Monday, 13 July 2009

Present Tense

Where’s that foothold!!!?? Pulling hard on the crux of Present Tense E9 7a, Seanna Mheallan. Photo: Claire MacLeod. Click on the pics for a bigger view.


Since I last blogged, I have been on several amazing pieces of rock. One of them could yet be another E11, and a very special one at that. Perhaps I wouldn’t be good enough to climb it right now, perhaps I could get good enough? Thinking aloud already… More on that as the summer progresses… But my impatience in the short term has been to return to Seanna Mheallan in Glen Torridon and the two other beautiful sandstone projects there.


Left of the arete of Kolus I climbed a couple of weeks ago, the front face of the buttress is steep and bulgy with two lines to climb, going up past a fridge sized block neatly stuck on with only a good undercut below it and a perfect friction sloper hold on top. One line was to bear-hug up the fridge block and do a weird rotation palming move into the niche on the left - sort of like the move at the top of the groove on Gaia, but a fair bit harder. The day after I was first trying the line, I was wrestling an old 1970’s Kelvinator fridge out of my new house and into the back of my Micra (which is at least 80’s!). It reminded me of the day before on the project!


So first off, I headed back up and got that one led - Kelvinator E8 6c. It was raining steadily  (but lightly) for the entire day, but I was allowed about five minutes of dryness and the now familiar baltic Torridon ‘summer breeze’ to make my chance.


But the direct line above the fridge block continued to seem impossibly technical. Another day spent with Michael dangling on the ropes in the rain allowed me to at least find a way to make the holds work for one particular move, squeezing pathetic sidepulls while clamping the Kelvinator block with your feet. The link felt like solid F8b. Originally I suspected this would come in at E10, but the discovery of two highly unlikely micro wires eased back the chance of a 15 metre groundfall from the crux to something noticeably under 100%.


Yesterday, Claire and I rendezvoused with Jamie and I was feeling very confident and determined I wasn’t leaving without the route under my belt. I’d planned my tactics well for the order and timing of warmup tasks, as you can for this sort of crag. So many more things are under your control than on big mountain crags. I really noticed that. If you are on top of tactics, you can get a lot more out of yourself.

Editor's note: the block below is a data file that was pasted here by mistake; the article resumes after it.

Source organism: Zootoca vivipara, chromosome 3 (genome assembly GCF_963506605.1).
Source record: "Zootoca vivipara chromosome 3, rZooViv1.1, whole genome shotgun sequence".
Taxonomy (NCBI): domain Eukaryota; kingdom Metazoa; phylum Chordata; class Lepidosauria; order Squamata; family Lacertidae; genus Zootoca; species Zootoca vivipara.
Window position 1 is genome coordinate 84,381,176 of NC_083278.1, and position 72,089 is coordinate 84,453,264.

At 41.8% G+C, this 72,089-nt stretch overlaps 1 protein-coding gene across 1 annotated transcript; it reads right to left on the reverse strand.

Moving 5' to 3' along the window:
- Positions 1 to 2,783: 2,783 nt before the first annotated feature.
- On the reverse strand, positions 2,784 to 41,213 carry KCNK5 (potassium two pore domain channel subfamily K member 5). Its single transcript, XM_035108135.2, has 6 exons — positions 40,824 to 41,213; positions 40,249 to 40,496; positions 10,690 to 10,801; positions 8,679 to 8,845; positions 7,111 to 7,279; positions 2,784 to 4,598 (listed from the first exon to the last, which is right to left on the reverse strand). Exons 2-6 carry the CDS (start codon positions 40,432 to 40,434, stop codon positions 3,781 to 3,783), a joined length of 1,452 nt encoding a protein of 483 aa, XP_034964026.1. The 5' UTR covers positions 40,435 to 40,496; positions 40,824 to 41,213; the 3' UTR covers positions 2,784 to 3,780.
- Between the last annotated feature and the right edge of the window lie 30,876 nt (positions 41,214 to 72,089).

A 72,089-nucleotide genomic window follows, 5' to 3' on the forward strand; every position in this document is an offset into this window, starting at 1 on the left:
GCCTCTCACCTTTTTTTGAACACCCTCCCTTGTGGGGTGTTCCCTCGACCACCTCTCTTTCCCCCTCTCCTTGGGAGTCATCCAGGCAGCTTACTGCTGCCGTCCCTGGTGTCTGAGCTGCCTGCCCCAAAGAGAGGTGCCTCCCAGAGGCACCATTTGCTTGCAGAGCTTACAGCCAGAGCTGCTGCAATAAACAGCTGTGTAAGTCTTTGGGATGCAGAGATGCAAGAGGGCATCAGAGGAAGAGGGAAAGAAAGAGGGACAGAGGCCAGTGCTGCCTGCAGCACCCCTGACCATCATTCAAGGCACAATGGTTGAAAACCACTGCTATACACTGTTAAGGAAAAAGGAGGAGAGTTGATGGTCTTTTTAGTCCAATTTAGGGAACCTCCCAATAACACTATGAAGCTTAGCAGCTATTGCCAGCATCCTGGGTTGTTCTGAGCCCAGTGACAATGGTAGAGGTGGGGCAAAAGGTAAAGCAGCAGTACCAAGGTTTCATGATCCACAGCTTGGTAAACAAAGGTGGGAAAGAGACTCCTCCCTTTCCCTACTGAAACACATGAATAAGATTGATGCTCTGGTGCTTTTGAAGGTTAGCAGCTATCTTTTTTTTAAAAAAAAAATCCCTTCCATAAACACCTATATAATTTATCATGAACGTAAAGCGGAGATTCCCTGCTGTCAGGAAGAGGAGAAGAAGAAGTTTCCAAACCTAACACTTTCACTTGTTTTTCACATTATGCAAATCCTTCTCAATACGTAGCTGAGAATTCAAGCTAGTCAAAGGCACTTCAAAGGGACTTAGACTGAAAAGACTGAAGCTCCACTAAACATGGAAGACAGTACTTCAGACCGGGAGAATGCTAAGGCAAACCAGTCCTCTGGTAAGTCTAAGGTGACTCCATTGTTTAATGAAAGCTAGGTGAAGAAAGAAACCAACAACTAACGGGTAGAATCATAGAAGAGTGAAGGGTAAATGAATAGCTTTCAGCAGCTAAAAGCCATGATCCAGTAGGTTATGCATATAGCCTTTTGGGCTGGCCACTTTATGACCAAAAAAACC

So, as you might expect, after much to-ing and fro-ing, running around to get to a good temperature, and getting rid of some nerves, I found myself on the sharp end of the rope, staring at the hard moves. My game was to say inside that the wires were solid, and this was a sport route. That was all fine until I stood up out of the block, left hand not perfect, body position wrong and I couldn't feel that crucial good bump in the rock under my right toes. Where is it! Where is it! A long three seconds passed while I fumbled the foot, fingers opening. Nothing for it. Options are gone. Throw for the hold in the next second or you are testing those micro wires. At this point, I struggled to hold on to my hypnotic delusion of safety. Time to grit the teeth and stay alive!


The next move was a mess, But then I came off the other side of the adrenaline spike and the inevitability of it kicked in. Keep fighting and see if you come out the other side. I did, shaking and laughing at suddenly waking up on the easy slab, Claire beside me on a rope still pressing that camera shutter like nobody’s business. 



The sun comes out just as we arrive back at the car, after the whole day in the rain. Thats Scotland!


It’s at least a week before I can travel back to the aforementioned E11 project. This week I am working for my sponsors at the outdoor trade show in Germany. See some of you out there maybe? 


4 comments:

  1. Very inspiring Dave!

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  2. Anonymous16 July, 2009

    Excellent effort doing a E9 so soon after doing an E8, mucho impressed. When doing this kind of thing (or just training in general) do you monitor your heart rate?? Been watching the Tour de France and they use it as a measure of fitness so just wondering how it comes into play in a climbing context.

    Scottish Eddie

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  3. Anonymous17 July, 2009

    Nice work as always Dave, great to see you having some time away from the monitor etc.Love the photos, the light has been captured so well, lovely stuff.Top shot made me think of an Idlewild lyric from their 'remote part' album. 'we stop in every passing place to watch the world move faster than we do'. Im missing thon highlands muchly.keep up the blogs and le cranking.
    cheers

    sean

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  4. Anonymous19 July, 2009

    Superb photos, keep up the good work!

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